Behind the oh-so-fancy grill of the Libratone Lounge is a pretty traditional speaker arrangement. At each end are two 2in mid-range drivers, with a 1in tweeter above them, effectively mimicking what you'd get put placing two bookshelf speakers about 80cm apart. In the centre is an 8in bass driver
What the Lounge effectively does is to jam together two bookshelf or large satellite speakers and a subwoofer. It's not doing so in a 1m-wide slab of wood that concerns us so much as the 12cm depth, which doesn't give as much sound for the bass driver's output to ruminate as a standard sub would. Subwoofers aren't large just so that they look powerful and impressive, you know.
The arrangement also tells you that this is strictly a stereo system, not a soundbar that tries to recreate 5.1 surround sound in a single box. Libratone does try to get around this, though, by claiming that if offers "360 degree" sound. Clever wording here stops the manufacturer from getting into any hot water about false claims, because it's merely talking about wide dispersal of stereo audio. However, we imagine several buyers lured into an ultra-fashionable boutique selling the thing might be confused by this, which is a shame.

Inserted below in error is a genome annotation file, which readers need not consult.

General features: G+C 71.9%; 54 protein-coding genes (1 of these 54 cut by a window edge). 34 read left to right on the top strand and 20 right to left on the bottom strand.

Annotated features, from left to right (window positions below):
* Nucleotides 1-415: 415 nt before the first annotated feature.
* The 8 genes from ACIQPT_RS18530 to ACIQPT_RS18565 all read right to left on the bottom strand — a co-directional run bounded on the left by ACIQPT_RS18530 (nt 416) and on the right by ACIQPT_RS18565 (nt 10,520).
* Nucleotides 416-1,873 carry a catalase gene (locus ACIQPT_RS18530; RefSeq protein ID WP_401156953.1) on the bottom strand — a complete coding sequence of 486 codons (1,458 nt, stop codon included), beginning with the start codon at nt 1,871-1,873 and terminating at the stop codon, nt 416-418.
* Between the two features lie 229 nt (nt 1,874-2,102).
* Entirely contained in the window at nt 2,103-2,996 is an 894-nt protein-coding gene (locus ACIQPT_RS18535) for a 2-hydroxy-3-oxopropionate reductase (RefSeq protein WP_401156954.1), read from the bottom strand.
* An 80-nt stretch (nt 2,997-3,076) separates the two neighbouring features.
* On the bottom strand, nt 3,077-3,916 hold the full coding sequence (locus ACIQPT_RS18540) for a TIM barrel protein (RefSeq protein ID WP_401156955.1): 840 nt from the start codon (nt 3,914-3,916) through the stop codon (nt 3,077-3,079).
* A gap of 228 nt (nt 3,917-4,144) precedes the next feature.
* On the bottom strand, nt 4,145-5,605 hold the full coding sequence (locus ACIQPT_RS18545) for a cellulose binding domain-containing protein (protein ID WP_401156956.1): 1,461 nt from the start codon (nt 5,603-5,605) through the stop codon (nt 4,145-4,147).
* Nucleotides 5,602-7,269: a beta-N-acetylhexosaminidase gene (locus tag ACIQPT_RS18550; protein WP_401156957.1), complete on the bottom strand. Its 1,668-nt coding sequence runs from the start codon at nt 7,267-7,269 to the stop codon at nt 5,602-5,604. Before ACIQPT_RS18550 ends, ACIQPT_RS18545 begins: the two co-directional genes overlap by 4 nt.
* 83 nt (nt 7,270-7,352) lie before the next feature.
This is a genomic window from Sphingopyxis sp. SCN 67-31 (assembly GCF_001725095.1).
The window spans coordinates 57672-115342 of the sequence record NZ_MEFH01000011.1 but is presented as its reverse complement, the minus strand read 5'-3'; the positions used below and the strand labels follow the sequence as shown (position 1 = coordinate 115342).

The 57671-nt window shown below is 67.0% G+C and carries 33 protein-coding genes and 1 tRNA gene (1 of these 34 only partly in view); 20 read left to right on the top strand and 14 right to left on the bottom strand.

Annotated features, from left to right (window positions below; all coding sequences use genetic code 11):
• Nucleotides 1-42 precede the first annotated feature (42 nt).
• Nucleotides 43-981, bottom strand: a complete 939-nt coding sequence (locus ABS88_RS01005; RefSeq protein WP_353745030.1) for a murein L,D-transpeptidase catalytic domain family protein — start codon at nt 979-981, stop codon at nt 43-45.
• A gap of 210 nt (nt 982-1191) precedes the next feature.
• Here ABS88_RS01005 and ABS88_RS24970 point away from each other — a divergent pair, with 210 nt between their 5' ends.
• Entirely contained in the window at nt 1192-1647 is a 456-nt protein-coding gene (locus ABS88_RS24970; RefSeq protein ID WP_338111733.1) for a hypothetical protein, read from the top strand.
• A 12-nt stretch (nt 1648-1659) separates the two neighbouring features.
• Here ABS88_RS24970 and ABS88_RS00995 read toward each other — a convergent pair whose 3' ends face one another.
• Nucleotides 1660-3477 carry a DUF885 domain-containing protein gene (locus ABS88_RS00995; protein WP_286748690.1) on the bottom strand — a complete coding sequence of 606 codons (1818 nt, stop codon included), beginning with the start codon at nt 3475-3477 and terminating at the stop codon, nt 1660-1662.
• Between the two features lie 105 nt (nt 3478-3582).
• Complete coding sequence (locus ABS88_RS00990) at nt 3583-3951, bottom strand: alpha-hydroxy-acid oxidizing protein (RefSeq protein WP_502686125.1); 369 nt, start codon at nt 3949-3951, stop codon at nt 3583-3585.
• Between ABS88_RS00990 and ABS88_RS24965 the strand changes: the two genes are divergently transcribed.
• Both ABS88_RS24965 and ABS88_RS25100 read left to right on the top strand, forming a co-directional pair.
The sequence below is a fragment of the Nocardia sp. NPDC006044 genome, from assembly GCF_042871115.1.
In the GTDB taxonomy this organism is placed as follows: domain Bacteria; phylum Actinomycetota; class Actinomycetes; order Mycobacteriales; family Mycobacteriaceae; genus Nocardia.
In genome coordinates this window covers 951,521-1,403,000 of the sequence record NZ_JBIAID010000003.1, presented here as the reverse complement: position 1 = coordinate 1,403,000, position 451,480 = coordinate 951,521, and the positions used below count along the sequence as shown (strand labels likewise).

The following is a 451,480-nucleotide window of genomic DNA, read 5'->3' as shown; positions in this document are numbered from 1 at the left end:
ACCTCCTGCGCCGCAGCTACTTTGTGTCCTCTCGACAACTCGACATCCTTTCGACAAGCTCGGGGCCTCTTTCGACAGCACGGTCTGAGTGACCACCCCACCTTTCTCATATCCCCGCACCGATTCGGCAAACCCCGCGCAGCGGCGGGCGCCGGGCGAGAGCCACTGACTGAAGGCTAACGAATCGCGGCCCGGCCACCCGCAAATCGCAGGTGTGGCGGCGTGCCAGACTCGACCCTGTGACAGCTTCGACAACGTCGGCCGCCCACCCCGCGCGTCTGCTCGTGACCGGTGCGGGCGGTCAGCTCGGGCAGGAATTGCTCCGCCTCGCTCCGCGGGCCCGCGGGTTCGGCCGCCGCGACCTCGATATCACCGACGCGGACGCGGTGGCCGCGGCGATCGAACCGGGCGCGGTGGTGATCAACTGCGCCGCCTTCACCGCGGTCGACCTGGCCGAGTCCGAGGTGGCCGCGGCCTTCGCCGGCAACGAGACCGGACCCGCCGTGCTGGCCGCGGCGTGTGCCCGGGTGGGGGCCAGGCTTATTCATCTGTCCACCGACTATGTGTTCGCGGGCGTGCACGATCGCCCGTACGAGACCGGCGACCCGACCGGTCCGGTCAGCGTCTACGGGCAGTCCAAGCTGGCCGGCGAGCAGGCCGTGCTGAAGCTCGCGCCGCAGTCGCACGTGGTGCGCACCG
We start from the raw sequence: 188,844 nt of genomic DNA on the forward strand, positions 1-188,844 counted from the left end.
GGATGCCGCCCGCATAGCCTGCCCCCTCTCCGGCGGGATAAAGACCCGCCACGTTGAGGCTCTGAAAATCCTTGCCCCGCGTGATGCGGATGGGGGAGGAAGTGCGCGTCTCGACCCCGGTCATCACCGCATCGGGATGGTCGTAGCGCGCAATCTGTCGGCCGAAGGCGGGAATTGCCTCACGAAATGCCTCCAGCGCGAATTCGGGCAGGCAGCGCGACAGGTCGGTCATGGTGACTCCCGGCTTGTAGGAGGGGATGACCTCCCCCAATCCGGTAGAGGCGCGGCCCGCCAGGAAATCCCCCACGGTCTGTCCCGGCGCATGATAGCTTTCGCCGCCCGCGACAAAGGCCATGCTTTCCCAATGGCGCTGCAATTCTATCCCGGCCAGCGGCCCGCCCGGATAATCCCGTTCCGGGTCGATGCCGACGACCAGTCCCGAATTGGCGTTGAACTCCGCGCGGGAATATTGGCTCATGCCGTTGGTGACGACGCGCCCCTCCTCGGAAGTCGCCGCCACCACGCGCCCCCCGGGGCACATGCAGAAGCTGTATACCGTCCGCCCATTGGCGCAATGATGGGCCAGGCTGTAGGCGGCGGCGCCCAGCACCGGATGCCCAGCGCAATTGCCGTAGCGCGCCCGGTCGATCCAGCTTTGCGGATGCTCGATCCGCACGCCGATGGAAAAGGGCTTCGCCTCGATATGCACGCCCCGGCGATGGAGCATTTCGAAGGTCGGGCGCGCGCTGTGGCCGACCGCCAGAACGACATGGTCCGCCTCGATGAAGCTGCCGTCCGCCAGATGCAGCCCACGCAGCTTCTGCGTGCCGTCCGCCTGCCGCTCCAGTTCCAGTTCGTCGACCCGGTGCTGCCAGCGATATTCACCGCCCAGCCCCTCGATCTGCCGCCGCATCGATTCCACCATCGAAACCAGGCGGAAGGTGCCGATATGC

While it's a good stylistic companion to a great big flat-screen TV, the 2.1 speaker setup ensures it isn't the perfect partner to films - more on how well it copes sonically later. It works wonderfully with an iPhone, iPad or iPod touch, though. Airplay is very easy to use, transmitting over your home broadband connection, while you can switch between Airplay and the 3.5mm/SPDIF input using the button on the top right of the unit - the only physical control on the device.
Libratone offers an iOS app that lets you optimise the sound for your room. You tell it how far the Lounge is from the back wall, and how high up it is positioned and it tailors the sound accordingly. This is a very neat feature, but shouldn't be overestimated. Bass levels can be optimised, but the positioning of the speakers does not change when doing this - and it's much easier to perfect a 3-speaker setup than the 6-speaker array you get with a 5.1 system. And, of course, no amount of tweaking will turn poor sound into great sound, if the Lounge can't provide the goods…